Version 2 (modified by evilsoup, 7 years ago) (diff)

I've tried to bring it up to a similar standard as the x264 guide...

Xvid / Divx Encoding Guide

Although, it might be logical to use a command like this, to encode an XVID video:

ffmpeg -i input.avi -c:v libxvid output.avi

but, there is another (better?) way of doing the same thing, with an internal ffmpeg's encoder, without the need for the external library, such as libxvid:

ffmpeg -i input.avi -c:v mpeg4 -vtag xvid output.avi


"Both Xvid and DivX (version 4+) are implementations of the ISO MPEG-4 standard (note that there are many other coding formats that use this same standard). Thus, use ’-c:v mpeg4’ to encode in these formats. The default fourcc stored in an MPEG-4-coded file will be ’FMP4’. If you want a different fourcc, use the ’-vtag’ option. E.g., ’-vtag xvid’ will force the fourcc ’xvid’ to be stored as the video fourcc rather than the default."

Note: this guide uses AVI container files for the examples, as the most common usage of Xvid video is currently for older hardware devices that don't support h.264 or the MP4 container. If you are using MPEG4 for some other reason, you should probably use the more modern MP4 container, or possible MKV (matroska). For audio the MP3 codec is used; again, this is because certain old hardware devices support MP3 audio only, and you should consider using a more modern codec, like AAC. Also, consider using h.264 video as described in this guide, as it will give you better quality video for a given file size, and is very well supported in recent hardware and software.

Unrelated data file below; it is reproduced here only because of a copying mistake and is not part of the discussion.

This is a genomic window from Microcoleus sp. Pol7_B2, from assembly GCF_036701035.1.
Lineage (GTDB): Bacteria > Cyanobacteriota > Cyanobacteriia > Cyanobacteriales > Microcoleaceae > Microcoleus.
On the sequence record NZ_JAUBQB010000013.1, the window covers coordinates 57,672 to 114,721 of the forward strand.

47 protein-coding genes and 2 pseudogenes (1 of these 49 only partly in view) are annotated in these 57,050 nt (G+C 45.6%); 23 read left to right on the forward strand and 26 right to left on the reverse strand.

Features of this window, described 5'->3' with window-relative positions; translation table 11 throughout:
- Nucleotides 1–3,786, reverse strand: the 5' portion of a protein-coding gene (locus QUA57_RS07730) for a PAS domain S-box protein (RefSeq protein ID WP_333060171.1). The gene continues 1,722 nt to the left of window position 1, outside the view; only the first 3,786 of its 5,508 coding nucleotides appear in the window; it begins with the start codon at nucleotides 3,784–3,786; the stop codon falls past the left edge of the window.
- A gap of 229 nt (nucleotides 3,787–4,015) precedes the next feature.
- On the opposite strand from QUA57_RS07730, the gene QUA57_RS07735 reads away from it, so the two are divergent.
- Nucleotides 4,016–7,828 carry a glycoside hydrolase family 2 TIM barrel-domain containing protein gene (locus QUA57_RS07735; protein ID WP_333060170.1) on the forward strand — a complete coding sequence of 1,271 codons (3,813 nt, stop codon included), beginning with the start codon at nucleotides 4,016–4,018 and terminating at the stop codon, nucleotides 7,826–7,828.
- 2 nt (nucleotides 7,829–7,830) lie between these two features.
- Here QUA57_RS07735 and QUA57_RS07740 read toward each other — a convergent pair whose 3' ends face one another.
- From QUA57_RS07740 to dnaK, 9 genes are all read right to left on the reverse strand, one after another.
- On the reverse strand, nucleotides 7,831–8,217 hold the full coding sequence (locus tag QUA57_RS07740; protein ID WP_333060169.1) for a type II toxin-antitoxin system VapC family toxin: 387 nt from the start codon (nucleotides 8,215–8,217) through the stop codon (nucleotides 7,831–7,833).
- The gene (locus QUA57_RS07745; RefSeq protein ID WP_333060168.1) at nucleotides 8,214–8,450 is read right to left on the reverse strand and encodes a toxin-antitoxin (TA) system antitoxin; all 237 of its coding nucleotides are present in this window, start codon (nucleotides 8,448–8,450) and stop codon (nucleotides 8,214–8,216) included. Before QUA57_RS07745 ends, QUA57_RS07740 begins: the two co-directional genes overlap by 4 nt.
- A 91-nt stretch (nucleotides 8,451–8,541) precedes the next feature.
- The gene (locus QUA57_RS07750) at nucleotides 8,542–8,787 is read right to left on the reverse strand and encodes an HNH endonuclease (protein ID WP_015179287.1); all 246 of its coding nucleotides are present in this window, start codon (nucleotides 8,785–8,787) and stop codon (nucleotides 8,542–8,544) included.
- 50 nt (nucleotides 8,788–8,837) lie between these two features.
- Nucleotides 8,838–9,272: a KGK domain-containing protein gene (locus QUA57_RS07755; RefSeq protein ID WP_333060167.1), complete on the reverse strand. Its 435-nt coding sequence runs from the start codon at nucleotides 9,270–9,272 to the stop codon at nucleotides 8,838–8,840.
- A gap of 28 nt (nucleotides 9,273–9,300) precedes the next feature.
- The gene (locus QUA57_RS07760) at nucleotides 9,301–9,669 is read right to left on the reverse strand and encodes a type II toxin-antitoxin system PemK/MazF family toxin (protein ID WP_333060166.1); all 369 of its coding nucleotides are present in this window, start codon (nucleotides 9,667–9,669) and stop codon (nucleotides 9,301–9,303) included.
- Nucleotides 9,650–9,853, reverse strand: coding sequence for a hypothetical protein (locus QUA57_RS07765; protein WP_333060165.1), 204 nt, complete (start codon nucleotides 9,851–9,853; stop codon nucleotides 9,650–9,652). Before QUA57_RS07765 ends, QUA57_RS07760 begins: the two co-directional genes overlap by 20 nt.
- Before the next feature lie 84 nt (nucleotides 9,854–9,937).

Variable Bit Rate with qscale

You can select a general quality level with -qscale n, where n is a number from 1-31, with 1 being highest quality/largest filesize and 31 being the lowest quality/smallest filesize. This is a variable bit rate mode, roughly analogous to using a -crf with x264, except that the range is more linear. Most of the time, this should be the preferred method.

For example:

ffmpeg -i input.avi -c:v mpeg4 -vtag xvid -qscale 3 -c:a libmp3lame -q:a 4 output.avi

Constant Bit Rate

You can target a bitrate with -b:v. This is best used with two-pass encoding. Adapting an example from the x264 encoding guide: your video is 10 minutes (600 seconds) long and an output of 50 MB is desired. Since bitrate = file size / duration:

(50 MB * 8192 [converts MB to kilobits]) / 600 seconds = ~683 kilobits/s total bitrate
683k - 128k (desired audio bitrate) = 555k video bitrate

Two-pass example

ffmpeg -i input.avi -c:v mpeg4 -vtag xvid -b:v 555k -pass 1 -an -f avi /dev/null
ffmpeg -i input.avi -c:v mpeg4 -vtag xvid -b:v 555k -pass 2 -c:a libmp3lame -b:a 128k output.avi

Note: Windows users should use NUL instead of /dev/null.